Researchers from the department of engineering at the Massachusetts Institute of Technology (MIT) highlights that polyethylene (PE) fabrics show ultra-lightweight, low material cost and recyclability, and need less energy to produce than polyester and cotton.
Scientists have modified polyethylene – a substantial usually used in plastic bags – into fibers, yarns and fabrics with prospective for sportswear applications and a lesser environmental effect than some orthodox textiles.
According to the study, published in Nature Sustainability, other backings contain fast-drying performance, outstanding stain resistance and the capability to dry-dye during fabrication.
Previously, the main preventive of using polyethylene as a wearable textile was its hydrophobic properties, which halt it from absorbing water or sweat, or even old-style inks and dyes.
Though, the researchers found that extruding polyethylene into thin fibers somewhat oxidized the material so that it became weakly hydrophilic and able to attract water molecules to its surface.
Merging numerous polyethylene fibers to make a yarn left spaces between the fibers through which water molecules could be drawn, with this new wicking ability enhanced by combining fibers of a certain diameter and aligning them in specific directions.
The challenge of adding color was overcome by putting colored particles into the powdered polyethylene before extrusion into fibers – negating the need for solutions of harsh chemicals.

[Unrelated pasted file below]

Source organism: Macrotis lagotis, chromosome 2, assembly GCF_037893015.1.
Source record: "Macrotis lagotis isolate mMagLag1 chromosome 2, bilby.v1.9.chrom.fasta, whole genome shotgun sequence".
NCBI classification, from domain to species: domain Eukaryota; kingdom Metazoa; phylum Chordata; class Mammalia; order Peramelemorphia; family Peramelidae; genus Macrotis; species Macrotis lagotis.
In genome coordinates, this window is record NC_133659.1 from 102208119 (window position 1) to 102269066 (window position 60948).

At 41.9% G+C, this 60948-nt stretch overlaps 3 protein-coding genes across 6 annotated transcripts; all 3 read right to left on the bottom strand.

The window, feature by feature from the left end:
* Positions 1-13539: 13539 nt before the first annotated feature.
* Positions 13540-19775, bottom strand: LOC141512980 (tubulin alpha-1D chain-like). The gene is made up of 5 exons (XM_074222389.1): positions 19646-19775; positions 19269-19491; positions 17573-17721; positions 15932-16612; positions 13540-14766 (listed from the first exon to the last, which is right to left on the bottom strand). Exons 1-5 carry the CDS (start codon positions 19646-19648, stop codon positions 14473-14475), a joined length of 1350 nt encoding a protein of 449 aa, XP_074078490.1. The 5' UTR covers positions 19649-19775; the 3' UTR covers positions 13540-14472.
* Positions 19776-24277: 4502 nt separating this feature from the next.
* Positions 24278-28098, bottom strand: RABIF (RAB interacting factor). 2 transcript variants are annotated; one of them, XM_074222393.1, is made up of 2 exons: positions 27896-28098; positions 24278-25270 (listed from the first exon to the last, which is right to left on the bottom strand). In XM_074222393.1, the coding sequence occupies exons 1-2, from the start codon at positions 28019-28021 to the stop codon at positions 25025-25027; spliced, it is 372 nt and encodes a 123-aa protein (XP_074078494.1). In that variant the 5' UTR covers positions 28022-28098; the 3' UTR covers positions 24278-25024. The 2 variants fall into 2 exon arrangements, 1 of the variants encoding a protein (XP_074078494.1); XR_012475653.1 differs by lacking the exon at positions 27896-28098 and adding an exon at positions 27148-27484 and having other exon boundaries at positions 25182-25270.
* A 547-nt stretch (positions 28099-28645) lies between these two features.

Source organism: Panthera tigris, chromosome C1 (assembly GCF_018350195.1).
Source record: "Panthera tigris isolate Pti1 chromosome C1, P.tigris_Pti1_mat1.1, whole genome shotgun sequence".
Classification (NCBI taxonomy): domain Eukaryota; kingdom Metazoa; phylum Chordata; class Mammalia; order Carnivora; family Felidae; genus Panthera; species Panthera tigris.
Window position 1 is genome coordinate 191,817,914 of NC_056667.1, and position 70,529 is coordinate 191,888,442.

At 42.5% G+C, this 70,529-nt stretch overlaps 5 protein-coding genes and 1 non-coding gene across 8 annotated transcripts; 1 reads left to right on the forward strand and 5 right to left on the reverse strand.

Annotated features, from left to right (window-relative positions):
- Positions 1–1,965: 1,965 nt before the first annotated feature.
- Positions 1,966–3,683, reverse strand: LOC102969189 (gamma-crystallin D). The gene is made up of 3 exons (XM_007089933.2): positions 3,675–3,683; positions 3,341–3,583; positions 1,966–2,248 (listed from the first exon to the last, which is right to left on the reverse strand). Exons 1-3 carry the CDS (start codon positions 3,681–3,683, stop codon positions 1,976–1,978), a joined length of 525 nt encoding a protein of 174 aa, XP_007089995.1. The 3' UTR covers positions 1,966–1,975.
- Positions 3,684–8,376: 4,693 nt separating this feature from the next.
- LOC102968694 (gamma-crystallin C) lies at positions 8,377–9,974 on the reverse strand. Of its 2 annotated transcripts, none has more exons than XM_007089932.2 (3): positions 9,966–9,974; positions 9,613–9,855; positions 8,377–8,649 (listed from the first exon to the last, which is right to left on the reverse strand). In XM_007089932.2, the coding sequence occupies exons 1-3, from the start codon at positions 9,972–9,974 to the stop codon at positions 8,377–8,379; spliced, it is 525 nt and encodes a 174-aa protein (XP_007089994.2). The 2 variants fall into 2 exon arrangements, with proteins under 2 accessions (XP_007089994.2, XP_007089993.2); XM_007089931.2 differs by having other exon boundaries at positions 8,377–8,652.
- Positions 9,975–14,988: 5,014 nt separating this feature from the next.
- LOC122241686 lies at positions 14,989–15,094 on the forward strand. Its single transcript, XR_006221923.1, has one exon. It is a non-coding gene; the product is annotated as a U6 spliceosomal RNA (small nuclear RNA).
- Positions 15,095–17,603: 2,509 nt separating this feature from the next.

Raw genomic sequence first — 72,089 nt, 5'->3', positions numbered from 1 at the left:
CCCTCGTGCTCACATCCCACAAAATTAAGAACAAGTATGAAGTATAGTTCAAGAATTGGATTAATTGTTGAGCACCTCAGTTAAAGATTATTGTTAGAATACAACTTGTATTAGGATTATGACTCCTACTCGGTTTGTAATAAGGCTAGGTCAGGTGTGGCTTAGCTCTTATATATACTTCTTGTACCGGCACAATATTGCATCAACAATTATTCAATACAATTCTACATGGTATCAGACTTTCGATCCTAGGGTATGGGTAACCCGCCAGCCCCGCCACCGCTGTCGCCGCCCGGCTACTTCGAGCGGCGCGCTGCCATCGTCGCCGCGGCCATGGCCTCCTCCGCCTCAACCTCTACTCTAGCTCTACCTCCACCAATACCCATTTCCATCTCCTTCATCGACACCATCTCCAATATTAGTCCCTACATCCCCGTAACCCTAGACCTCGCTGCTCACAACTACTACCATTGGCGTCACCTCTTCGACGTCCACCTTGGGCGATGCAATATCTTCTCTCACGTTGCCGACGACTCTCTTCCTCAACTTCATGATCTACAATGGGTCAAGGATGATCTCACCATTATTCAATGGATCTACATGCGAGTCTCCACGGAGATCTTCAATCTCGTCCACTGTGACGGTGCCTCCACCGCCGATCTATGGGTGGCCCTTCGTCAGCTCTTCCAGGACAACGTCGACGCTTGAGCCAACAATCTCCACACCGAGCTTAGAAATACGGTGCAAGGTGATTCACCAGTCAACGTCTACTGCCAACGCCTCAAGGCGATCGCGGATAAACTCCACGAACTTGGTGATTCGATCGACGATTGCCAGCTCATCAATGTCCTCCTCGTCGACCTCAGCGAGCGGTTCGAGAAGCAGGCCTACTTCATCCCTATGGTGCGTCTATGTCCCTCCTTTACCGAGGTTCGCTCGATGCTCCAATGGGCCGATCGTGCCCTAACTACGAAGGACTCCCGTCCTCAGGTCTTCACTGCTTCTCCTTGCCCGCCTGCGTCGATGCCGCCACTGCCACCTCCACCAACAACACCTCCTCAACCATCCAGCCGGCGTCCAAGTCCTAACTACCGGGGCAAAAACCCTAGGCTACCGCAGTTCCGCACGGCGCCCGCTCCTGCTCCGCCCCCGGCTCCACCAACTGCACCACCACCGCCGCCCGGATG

Svetlana Boriskina, a research scientist in MIT’s Department of Mechanical Engineering says, “We can color polyethylene fibers in a completely dry fashion, and at the end of their life cycle, we could meltdown, centrifuge, and recover the particles to use again.”
The MIT team used the Higg Index life cycle assessment tool to calculate the environmental footprint for PE fabrics in the production stage.
Boriskina explains, “Polyethylene has a lower melting temperature so you don’t have to heat it as much as other synthetic polymer materials to make yarn, for example. ”
“Synthesis of raw polyethylene also releases less greenhouse gas and waste heat than a synthesis of more conventional textile materials such as polyester or nylon. Cotton also takes a lot of land, fertilizer, and water to grow, and is treated with harsh chemicals, which all come with a huge ecological footprint,” Boriskina added.
In its usage stage, polyethylene fabric could also reduce environmental impact, as it will consume less energy to wash and dry the material compared with cotton and other textiles.
Boriskina says “It doesn’t get dirty because nothing sticks to it. You could wash polyethylene on the cold cycle for 10 minutes, versus washing cotton on the hot cycle for an hour.”
The MIT team is looking for ways to include polyethylene fabrics into lightweight, passively cooling athletic apparel, military attire, and even next-generation spacesuits, as polyethylene shields against the harmful X-ray radiation of space.
The researchers are optimistic that fabrics made from polyethylene could offer an incentive to recycle plastic bags and other polyethylene products into wearable textiles, adding to the material’s sustainability.
Boriskina concludes, “Once someone throws a plastic bag in the ocean, that’s a problem. But those bags could easily be recycled, and if you can make polyethylene into a sneaker or a hoodie, it would make economic sense to pick up these bags and recycle them.”